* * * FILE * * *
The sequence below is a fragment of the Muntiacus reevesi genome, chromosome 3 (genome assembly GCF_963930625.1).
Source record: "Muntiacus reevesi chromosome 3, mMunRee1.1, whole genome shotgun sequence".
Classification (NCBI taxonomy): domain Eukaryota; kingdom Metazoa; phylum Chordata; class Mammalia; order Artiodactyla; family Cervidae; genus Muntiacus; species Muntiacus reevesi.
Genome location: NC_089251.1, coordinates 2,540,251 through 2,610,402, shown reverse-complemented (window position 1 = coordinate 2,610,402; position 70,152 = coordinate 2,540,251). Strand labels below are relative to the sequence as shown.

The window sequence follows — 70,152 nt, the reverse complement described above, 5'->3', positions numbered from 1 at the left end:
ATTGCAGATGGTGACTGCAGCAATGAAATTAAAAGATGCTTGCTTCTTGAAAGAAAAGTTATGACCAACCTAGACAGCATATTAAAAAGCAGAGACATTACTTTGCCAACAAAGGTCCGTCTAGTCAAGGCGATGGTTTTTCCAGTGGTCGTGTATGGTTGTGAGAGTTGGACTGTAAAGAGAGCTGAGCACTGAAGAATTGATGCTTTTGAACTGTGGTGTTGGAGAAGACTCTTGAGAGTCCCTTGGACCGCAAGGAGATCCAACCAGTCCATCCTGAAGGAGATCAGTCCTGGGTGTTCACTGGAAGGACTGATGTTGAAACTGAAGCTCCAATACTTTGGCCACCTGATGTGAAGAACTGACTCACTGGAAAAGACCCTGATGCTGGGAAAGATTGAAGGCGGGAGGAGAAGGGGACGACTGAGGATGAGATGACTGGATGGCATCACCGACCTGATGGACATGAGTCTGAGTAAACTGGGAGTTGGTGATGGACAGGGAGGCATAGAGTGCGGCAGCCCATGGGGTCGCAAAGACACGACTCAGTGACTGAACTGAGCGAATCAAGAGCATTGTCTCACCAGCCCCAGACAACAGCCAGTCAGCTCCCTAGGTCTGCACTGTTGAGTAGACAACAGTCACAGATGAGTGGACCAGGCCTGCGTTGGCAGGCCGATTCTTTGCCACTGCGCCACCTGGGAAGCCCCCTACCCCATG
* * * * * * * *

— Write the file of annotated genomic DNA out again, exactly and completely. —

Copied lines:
The sequence below is a fragment of the Muntiacus reevesi genome, chromosome 3 (genome assembly GCF_963930625.1).
Source record: "Muntiacus reevesi chromosome 3, mMunRee1.1, whole genome shotgun sequence".
Classification (NCBI taxonomy): domain Eukaryota; kingdom Metazoa; phylum Chordata; class Mammalia; order Artiodactyla; family Cervidae; genus Muntiacus; species Muntiacus reevesi.
Genome location: NC_089251.1, coordinates 2,540,251 through 2,610,402, shown reverse-complemented (window position 1 = coordinate 2,610,402; position 70,152 = coordinate 2,540,251). Strand labels below are relative to the sequence as shown.

The window sequence follows — 70,152 nt, the reverse complement described above, 5'->3', positions numbered from 1 at the left end:
ATTGCAGATGGTGACTGCAGCAATGAAATTAAAAGATGCTTGCTTCTTGAAAGAAAAGTTATGACCAACCTAGACAGCATATTAAAAAGCAGAGACATTACTTTGCCAACAAAGGTCCGTCTAGTCAAGGCGATGGTTTTTCCAGTGGTCGTGTATGGTTGTGAGAGTTGGACTGTAAAGAGAGCTGAGCACTGAAGAATTGATGCTTTTGAACTGTGGTGTTGGAGAAGACTCTTGAGAGTCCCTTGGACCGCAAGGAGATCCAACCAGTCCATCCTGAAGGAGATCAGTCCTGGGTGTTCACTGGAAGGACTGATGTTGAAACTGAAGCTCCAATACTTTGGCCACCTGATGTGAAGAACTGACTCACTGGAAAAGACCCTGATGCTGGGAAAGATTGAAGGCGGGAGGAGAAGGGGACGACTGAGGATGAGATGACTGGATGGCATCACCGACCTGATGGACATGAGTCTGAGTAAACTGGGAGTTGGTGATGGACAGGGAGGCATAGAGTGCGGCAGCCCATGGGGTCGCAAAGACACGACTCAGTGACTGAACTGAGCGAATCAAGAGCATTGTCTCACCAGCCCCAGACAACAGCCAGTCAGCTCCCTAGGTCTGCACTGTTGAGTAGACAACAGTCACAGATGAGTGGACCAGGCCTGCGTTGGCAGGCCGATTCTTTGCCACTGCGCCACCTGGGAAGCCCCCTACCCCATG